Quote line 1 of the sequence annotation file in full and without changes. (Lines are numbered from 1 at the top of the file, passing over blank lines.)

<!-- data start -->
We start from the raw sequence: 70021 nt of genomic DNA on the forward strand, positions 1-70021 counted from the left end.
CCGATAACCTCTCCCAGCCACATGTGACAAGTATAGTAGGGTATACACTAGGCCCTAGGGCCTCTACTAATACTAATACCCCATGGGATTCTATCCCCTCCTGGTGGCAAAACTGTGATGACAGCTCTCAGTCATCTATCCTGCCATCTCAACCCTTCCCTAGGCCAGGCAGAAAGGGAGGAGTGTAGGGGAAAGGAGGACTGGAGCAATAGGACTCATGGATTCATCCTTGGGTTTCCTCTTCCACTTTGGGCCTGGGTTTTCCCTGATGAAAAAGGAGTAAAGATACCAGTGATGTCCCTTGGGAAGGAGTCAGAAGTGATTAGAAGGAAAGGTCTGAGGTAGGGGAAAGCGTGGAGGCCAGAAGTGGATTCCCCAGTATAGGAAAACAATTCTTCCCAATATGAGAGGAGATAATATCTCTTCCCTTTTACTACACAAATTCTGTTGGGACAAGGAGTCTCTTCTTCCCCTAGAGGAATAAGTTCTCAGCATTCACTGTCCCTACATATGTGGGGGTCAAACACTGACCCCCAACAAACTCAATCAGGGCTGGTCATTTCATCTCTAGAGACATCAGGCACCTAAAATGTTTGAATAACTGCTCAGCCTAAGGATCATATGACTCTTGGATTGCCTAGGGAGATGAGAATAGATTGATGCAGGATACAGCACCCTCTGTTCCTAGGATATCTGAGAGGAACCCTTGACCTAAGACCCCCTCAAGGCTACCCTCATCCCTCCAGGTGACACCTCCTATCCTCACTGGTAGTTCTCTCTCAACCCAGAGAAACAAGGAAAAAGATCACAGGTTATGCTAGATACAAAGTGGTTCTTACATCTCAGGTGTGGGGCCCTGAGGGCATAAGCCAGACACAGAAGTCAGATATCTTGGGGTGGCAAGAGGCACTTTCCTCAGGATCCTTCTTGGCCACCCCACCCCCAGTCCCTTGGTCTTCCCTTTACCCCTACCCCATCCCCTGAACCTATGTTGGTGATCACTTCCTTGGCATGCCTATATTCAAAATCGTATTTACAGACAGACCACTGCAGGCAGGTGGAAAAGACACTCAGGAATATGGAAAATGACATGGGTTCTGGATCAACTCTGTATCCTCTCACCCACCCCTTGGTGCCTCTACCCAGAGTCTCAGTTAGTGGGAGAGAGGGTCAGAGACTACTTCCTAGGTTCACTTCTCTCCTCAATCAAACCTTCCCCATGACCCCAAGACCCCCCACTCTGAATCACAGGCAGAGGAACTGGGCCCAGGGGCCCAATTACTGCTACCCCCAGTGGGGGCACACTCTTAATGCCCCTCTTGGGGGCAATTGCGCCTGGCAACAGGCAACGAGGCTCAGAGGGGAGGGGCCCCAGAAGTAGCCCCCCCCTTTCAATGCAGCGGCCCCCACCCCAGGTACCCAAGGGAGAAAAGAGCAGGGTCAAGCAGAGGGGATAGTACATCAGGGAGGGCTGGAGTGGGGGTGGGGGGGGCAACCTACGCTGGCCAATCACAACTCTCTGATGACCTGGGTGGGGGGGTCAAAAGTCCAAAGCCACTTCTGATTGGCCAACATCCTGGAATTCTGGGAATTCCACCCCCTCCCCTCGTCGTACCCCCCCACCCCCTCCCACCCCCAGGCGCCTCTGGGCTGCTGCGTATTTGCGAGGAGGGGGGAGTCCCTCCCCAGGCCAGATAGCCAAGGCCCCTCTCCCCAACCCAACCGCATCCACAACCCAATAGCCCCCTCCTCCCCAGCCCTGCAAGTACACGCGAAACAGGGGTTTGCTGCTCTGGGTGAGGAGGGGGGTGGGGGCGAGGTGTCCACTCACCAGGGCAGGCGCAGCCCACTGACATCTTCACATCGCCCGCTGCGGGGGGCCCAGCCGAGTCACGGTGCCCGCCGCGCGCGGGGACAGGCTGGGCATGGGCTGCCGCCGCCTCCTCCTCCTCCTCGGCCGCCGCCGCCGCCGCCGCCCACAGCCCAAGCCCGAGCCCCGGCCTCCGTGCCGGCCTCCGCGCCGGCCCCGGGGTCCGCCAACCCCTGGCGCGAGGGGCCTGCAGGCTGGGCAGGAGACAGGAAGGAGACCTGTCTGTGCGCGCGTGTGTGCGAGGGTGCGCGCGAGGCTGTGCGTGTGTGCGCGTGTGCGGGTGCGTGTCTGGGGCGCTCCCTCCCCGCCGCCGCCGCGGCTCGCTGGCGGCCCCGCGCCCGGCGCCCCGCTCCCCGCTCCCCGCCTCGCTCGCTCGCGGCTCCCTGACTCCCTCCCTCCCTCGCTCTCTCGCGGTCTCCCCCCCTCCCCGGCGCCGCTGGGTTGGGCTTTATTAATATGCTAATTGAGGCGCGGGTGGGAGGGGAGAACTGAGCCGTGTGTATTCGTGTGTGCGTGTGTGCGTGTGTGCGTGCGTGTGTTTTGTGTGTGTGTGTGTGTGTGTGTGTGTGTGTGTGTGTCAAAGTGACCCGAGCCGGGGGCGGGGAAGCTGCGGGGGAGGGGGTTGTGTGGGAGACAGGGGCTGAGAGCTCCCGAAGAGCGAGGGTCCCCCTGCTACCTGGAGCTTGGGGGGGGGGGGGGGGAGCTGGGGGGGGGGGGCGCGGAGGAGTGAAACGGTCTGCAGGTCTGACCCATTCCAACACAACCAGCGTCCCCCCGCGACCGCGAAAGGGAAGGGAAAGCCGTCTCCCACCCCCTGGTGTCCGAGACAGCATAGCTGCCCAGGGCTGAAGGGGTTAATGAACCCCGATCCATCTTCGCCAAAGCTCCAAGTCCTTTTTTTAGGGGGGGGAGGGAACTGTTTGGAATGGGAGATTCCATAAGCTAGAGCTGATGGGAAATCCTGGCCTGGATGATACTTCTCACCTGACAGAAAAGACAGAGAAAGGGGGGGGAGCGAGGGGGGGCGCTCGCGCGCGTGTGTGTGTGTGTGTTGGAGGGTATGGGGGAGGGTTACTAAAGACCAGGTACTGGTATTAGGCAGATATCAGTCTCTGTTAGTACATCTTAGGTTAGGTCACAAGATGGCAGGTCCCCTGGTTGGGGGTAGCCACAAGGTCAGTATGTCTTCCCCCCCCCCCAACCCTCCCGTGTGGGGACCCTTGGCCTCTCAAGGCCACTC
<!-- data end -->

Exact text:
We start from the raw sequence: 70021 nt of genomic DNA on the forward strand, positions 1-70021 counted from the left end.